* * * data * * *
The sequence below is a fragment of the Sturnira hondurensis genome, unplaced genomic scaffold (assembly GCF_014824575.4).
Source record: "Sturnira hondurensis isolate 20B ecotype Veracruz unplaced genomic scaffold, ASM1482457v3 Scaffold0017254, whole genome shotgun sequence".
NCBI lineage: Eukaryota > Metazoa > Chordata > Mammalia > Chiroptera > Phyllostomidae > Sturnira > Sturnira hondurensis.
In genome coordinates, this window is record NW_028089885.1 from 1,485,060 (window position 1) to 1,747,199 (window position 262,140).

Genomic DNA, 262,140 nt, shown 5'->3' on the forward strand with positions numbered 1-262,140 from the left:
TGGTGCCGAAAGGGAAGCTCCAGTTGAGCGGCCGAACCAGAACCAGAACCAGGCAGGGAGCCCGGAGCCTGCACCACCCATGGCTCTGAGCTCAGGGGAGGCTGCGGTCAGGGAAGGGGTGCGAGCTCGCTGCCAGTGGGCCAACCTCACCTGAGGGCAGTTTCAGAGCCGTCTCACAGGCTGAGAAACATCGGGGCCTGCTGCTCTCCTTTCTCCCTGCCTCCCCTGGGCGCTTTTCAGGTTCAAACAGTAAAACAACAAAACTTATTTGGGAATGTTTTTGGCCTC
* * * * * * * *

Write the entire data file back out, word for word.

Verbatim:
The sequence below is a fragment of the Sturnira hondurensis genome, unplaced genomic scaffold (assembly GCF_014824575.4).
Source record: "Sturnira hondurensis isolate 20B ecotype Veracruz unplaced genomic scaffold, ASM1482457v3 Scaffold0017254, whole genome shotgun sequence".
NCBI lineage: Eukaryota > Metazoa > Chordata > Mammalia > Chiroptera > Phyllostomidae > Sturnira > Sturnira hondurensis.
In genome coordinates, this window is record NW_028089885.1 from 1,485,060 (window position 1) to 1,747,199 (window position 262,140).

Genomic DNA, 262,140 nt, shown 5'->3' on the forward strand with positions numbered 1-262,140 from the left:
TGGTGCCGAAAGGGAAGCTCCAGTTGAGCGGCCGAACCAGAACCAGAACCAGGCAGGGAGCCCGGAGCCTGCACCACCCATGGCTCTGAGCTCAGGGGAGGCTGCGGTCAGGGAAGGGGTGCGAGCTCGCTGCCAGTGGGCCAACCTCACCTGAGGGCAGTTTCAGAGCCGTCTCACAGGCTGAGAAACATCGGGGCCTGCTGCTCTCCTTTCTCCCTGCCTCCCCTGGGCGCTTTTCAGGTTCAAACAGTAAAACAACAAAACTTATTTGGGAATGTTTTTGGCCTC